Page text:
—Janelle DeRuosi, Escalon, CA
I thought that installing fence posts would be easy with a power auger, but every time we pulled it up, the sandy soil fell right back in the hole. Finally, we got a hose and wet down the soil in the hole. After that, the excavated sand stayed right where we put it!
—Paul Ferrari, Billerica, MA
When I tiled my kitchen floor, I also tiled the inside bottom of the cabinet under the sink to protect the wood from leaks and spills.
—Van Landrum, Plano, TX
You can keep loose stairway balusters from rattling by putting wood glue on a toothpick and sticking it between the top of the baluster and the banister. Cut off the excess with a knife and wipe away excess glue
—George Owsley, Hastings, MI
I screwed the ends of two 4-foot boards to two drywall-bucket lids and snapped them onto the buckets that carry my tools. That gave me: (1) a ready-made sawhorse, (2) a scaffold that lets me reach 8-foot ceilings, and (3) a seat for lunch. The boards and attached lids are lighter and much easier to carry than sawhorses or a stepladder.
—Sam Stout, Hartford, CT
Before drilling into drywall, take an ordinary envelope, fold in the tab, and tape it to the wall just below the area where you're working. As you drill, the dust falls in the envelope, not on the floor.
—Clifford Bechtold, Madison, CT
When you're cutting PVC pipe in a tight space, loop a nylon string around the pipe and pull the ends firmly back and forth. The heat generated by the string cuts right through the plastic.
—Reid Watson, Charlotte, NC
I like to cope my trim, so when I'm installing shoe molding I use contact cement to stick a piece of 80-grit sandpaper to the face of a molding scrap. Then, after I cut my cope, I have a tool that smooths the cut to the exact shape I need.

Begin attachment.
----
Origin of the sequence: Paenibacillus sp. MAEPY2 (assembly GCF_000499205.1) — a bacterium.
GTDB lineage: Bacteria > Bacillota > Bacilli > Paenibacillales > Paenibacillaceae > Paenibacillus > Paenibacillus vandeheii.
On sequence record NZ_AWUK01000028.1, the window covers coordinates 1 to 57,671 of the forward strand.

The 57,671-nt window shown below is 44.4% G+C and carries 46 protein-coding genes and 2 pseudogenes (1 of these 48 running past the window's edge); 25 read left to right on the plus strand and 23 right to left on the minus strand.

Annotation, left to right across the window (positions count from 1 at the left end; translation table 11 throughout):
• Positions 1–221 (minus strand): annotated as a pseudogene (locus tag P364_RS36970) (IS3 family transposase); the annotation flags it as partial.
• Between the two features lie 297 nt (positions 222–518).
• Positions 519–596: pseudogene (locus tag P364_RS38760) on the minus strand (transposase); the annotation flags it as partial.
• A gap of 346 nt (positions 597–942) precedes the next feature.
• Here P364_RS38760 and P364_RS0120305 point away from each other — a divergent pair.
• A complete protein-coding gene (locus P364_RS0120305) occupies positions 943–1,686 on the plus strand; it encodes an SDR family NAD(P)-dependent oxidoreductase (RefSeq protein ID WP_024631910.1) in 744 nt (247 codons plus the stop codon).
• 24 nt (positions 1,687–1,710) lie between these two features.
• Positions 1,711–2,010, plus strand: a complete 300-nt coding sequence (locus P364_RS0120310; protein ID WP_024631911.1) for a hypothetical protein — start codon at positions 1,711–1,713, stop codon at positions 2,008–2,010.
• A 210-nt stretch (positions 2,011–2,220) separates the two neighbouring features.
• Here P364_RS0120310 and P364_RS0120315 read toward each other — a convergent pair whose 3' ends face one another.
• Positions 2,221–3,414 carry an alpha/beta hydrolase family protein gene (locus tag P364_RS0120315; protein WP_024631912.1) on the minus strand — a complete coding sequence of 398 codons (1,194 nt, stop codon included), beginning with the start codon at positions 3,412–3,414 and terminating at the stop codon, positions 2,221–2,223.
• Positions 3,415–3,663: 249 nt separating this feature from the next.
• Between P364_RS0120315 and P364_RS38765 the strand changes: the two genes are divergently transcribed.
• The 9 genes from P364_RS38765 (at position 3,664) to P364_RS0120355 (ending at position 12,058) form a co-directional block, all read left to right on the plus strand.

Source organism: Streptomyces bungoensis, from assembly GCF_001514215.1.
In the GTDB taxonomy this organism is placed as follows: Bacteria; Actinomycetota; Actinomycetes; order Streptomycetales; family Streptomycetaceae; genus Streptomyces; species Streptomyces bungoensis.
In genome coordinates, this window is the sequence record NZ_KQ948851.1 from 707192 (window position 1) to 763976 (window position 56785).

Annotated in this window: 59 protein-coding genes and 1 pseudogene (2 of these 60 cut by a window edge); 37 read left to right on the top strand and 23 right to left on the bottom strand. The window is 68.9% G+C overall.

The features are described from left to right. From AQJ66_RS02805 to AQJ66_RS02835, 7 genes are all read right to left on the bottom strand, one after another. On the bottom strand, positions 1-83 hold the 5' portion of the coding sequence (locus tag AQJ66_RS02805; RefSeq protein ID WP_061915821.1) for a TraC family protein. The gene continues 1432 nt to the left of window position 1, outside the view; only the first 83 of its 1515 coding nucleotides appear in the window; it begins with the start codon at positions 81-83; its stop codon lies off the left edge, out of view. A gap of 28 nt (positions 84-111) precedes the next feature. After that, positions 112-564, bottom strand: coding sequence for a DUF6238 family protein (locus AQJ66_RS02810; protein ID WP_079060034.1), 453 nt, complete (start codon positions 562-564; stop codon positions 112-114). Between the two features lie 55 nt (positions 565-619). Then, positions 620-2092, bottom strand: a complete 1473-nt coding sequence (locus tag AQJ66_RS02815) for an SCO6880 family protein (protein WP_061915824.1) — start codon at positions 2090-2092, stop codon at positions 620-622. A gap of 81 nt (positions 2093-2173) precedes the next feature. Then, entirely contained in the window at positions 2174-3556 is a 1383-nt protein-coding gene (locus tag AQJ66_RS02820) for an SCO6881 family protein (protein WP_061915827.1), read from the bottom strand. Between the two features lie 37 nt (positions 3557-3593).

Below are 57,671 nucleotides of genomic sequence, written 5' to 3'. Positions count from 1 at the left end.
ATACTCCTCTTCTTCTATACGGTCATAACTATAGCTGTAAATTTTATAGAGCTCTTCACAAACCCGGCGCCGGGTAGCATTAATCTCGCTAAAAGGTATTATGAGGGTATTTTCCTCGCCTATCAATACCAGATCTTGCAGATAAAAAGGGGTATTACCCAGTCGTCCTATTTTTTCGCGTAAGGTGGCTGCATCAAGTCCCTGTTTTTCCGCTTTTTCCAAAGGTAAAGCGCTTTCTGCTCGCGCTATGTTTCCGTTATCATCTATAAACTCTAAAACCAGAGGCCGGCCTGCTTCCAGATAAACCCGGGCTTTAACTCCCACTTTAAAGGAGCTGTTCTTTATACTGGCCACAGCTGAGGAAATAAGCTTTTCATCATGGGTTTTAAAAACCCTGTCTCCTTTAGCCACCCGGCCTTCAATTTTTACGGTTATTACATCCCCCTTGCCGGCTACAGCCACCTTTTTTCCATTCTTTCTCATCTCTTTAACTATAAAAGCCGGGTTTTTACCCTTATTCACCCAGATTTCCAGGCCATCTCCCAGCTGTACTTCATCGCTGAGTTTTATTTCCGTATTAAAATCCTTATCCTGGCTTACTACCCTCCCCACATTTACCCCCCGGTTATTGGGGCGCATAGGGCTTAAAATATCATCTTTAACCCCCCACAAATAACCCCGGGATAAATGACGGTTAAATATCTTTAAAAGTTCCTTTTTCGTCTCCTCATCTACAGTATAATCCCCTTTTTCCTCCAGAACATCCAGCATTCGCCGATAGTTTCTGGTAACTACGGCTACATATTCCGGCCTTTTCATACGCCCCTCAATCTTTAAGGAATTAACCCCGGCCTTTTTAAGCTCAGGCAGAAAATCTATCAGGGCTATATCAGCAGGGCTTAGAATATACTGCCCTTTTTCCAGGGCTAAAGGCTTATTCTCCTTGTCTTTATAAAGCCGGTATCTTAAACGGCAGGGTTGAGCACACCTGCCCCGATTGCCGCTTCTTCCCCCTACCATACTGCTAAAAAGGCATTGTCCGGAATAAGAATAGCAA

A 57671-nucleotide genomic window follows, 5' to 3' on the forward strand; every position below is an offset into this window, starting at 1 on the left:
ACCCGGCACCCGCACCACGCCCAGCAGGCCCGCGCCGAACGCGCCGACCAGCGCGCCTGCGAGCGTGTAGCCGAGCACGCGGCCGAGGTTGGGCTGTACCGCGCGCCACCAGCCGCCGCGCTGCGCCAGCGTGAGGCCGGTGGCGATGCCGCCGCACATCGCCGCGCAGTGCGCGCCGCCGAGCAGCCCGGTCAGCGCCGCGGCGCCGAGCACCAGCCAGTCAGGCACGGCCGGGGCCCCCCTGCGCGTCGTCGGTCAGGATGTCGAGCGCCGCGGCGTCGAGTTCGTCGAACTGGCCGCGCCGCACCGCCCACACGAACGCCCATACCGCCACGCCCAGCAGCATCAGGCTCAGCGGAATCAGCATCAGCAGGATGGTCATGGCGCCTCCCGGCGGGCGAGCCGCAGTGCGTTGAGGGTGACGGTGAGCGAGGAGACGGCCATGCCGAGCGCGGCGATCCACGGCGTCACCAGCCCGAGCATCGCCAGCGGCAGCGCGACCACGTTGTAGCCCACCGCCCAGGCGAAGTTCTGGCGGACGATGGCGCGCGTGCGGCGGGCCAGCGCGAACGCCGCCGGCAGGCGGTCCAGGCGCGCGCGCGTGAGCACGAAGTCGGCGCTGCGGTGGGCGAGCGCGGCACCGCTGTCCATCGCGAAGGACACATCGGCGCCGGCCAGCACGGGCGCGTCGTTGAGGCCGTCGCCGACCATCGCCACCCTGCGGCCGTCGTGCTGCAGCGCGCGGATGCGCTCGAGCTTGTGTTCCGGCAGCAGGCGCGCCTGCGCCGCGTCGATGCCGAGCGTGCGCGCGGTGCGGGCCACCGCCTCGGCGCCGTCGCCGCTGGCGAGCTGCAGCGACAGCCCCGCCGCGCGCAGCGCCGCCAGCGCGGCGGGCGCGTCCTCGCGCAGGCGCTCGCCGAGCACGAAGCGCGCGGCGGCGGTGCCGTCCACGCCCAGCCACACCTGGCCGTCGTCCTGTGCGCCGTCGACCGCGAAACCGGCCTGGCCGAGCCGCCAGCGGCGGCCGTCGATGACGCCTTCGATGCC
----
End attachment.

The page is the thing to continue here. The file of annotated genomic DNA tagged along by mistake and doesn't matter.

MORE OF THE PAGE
—Jim Fischer, Saint Louis Park, MN
All I need to mark scribe lines for the back edge of a countertop is a washer. I put it flat on the counter so that it touches the wall where the gap is widest, and put my pencil tip in its hole. Then I roll the washer along the wall with the pencil tip, leaving a perfect scribe line on the counter. The bigger the gap, the wider the washer has to be.
—Jay Kester, Layton, UT
When I'm cutting PVC pipe with a hacksaw, I first tighten a hose clamp next to the cut line to act as a guide to make the cut square. When I'm done, I leave the clamp on to fine-tune the cut with a file.
—George Urban, Hartland, WI
My favorite tool for smoothing wallpaper is one I make by cutting a section from the side of a plastic 5-gallon paste bucket.
—Gary Lucas, Westerville, OH
Used to be, if I let Danish oil finish congeal on the threads of the can lid, I'd have to open the can with pump pliers. Then I remembered my grandfather's trick of placing wax paper under the lid when he mixed shellac in a jar. Now I use wax paper when sealing all my cans and jars.
—Roger Rayburn, Colorado Springs, CO
To remove the calcium deposits under faucet handles, take off the handles and escutcheons and cover the deposits with cotton balls soaked in white vinegar. Once the buildup is gone, rinse and wipe the parts clean with a dry cloth, and replace them.
—William Osia, Cadet, MO
I got tired of having drywall mud and premixed grout dry up and go bad, so now I toss a couple of damp paper towels in their buckets. In this dry climate, it really helps extend their shelf life.
—Ken Schultze, Cheyenne, WY
After you've partially emptied a can of spray foam, don't throw away its straw; unscrew it and clean it out with WD-40. Just insert the WD-40's red straw into the spray-foam straw and give it a few squirts. Don't forget to wipe off the red straw with a clean rag when you're done.
—Jody Dingman, Columbia, PA
Here in south Florida, rusty tools are a big problem. So every time I receive a package that contains those little silica-gel packets, I place them in toolbox drawers and power-tool cases, where they absorb moisture and help keep my tools rust-free.
—Phil Houghton, Cape Coral, FL